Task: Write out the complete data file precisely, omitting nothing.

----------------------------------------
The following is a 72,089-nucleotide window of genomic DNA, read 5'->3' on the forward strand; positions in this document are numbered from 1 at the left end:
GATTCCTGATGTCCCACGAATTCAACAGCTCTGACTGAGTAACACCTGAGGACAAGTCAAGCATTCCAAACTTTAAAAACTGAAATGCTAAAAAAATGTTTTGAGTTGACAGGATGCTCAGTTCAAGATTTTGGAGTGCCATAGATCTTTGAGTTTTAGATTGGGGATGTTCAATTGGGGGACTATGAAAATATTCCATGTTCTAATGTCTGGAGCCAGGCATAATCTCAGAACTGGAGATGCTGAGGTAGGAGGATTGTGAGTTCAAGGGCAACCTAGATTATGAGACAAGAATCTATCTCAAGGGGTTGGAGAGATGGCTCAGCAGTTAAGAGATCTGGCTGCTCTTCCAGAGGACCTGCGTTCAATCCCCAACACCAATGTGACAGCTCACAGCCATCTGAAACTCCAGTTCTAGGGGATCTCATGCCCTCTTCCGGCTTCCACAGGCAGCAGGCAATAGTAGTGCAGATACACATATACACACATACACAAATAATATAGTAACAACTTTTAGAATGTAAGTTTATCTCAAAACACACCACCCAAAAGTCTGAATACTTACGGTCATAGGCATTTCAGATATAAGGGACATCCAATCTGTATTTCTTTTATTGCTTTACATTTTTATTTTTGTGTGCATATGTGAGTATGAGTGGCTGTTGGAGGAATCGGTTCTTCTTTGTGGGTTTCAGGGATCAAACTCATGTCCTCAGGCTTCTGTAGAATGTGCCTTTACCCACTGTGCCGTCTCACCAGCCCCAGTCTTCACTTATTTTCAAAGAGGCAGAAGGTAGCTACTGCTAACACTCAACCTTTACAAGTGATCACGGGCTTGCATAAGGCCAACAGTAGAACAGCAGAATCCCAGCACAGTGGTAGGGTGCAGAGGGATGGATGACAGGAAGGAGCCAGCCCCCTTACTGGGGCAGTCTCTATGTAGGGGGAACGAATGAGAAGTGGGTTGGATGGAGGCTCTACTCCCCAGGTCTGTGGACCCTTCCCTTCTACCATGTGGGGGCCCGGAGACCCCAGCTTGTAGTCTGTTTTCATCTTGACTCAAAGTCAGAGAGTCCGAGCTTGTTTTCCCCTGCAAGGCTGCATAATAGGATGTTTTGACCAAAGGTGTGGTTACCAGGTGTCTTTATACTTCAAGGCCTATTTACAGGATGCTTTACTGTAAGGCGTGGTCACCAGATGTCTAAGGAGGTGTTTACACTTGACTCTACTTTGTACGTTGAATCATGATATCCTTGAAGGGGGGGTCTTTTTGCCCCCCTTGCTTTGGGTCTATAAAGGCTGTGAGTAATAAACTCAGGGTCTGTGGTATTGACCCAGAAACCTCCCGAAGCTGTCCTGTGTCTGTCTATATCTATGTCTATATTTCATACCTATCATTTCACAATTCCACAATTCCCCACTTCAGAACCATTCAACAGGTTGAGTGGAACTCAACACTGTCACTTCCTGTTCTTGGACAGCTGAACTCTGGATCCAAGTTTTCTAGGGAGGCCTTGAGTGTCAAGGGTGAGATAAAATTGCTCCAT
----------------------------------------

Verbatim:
The following is a 72,089-nucleotide window of genomic DNA, read 5'->3' on the forward strand; positions in this document are numbered from 1 at the left end:
GATTCCTGATGTCCCACGAATTCAACAGCTCTGACTGAGTAACACCTGAGGACAAGTCAAGCATTCCAAACTTTAAAAACTGAAATGCTAAAAAAATGTTTTGAGTTGACAGGATGCTCAGTTCAAGATTTTGGAGTGCCATAGATCTTTGAGTTTTAGATTGGGGATGTTCAATTGGGGGACTATGAAAATATTCCATGTTCTAATGTCTGGAGCCAGGCATAATCTCAGAACTGGAGATGCTGAGGTAGGAGGATTGTGAGTTCAAGGGCAACCTAGATTATGAGACAAGAATCTATCTCAAGGGGTTGGAGAGATGGCTCAGCAGTTAAGAGATCTGGCTGCTCTTCCAGAGGACCTGCGTTCAATCCCCAACACCAATGTGACAGCTCACAGCCATCTGAAACTCCAGTTCTAGGGGATCTCATGCCCTCTTCCGGCTTCCACAGGCAGCAGGCAATAGTAGTGCAGATACACATATACACACATACACAAATAATATAGTAACAACTTTTAGAATGTAAGTTTATCTCAAAACACACCACCCAAAAGTCTGAATACTTACGGTCATAGGCATTTCAGATATAAGGGACATCCAATCTGTATTTCTTTTATTGCTTTACATTTTTATTTTTGTGTGCATATGTGAGTATGAGTGGCTGTTGGAGGAATCGGTTCTTCTTTGTGGGTTTCAGGGATCAAACTCATGTCCTCAGGCTTCTGTAGAATGTGCCTTTACCCACTGTGCCGTCTCACCAGCCCCAGTCTTCACTTATTTTCAAAGAGGCAGAAGGTAGCTACTGCTAACACTCAACCTTTACAAGTGATCACGGGCTTGCATAAGGCCAACAGTAGAACAGCAGAATCCCAGCACAGTGGTAGGGTGCAGAGGGATGGATGACAGGAAGGAGCCAGCCCCCTTACTGGGGCAGTCTCTATGTAGGGGGAACGAATGAGAAGTGGGTTGGATGGAGGCTCTACTCCCCAGGTCTGTGGACCCTTCCCTTCTACCATGTGGGGGCCCGGAGACCCCAGCTTGTAGTCTGTTTTCATCTTGACTCAAAGTCAGAGAGTCCGAGCTTGTTTTCCCCTGCAAGGCTGCATAATAGGATGTTTTGACCAAAGGTGTGGTTACCAGGTGTCTTTATACTTCAAGGCCTATTTACAGGATGCTTTACTGTAAGGCGTGGTCACCAGATGTCTAAGGAGGTGTTTACACTTGACTCTACTTTGTACGTTGAATCATGATATCCTTGAAGGGGGGGTCTTTTTGCCCCCCTTGCTTTGGGTCTATAAAGGCTGTGAGTAATAAACTCAGGGTCTGTGGTATTGACCCAGAAACCTCCCGAAGCTGTCCTGTGTCTGTCTATATCTATGTCTATATTTCATACCTATCATTTCACAATTCCACAATTCCCCACTTCAGAACCATTCAACAGGTTGAGTGGAACTCAACACTGTCACTTCCTGTTCTTGGACAGCTGAACTCTGGATCCAAGTTTTCTAGGGAGGCCTTGAGTGTCAAGGGTGAGATAAAATTGCTCCAT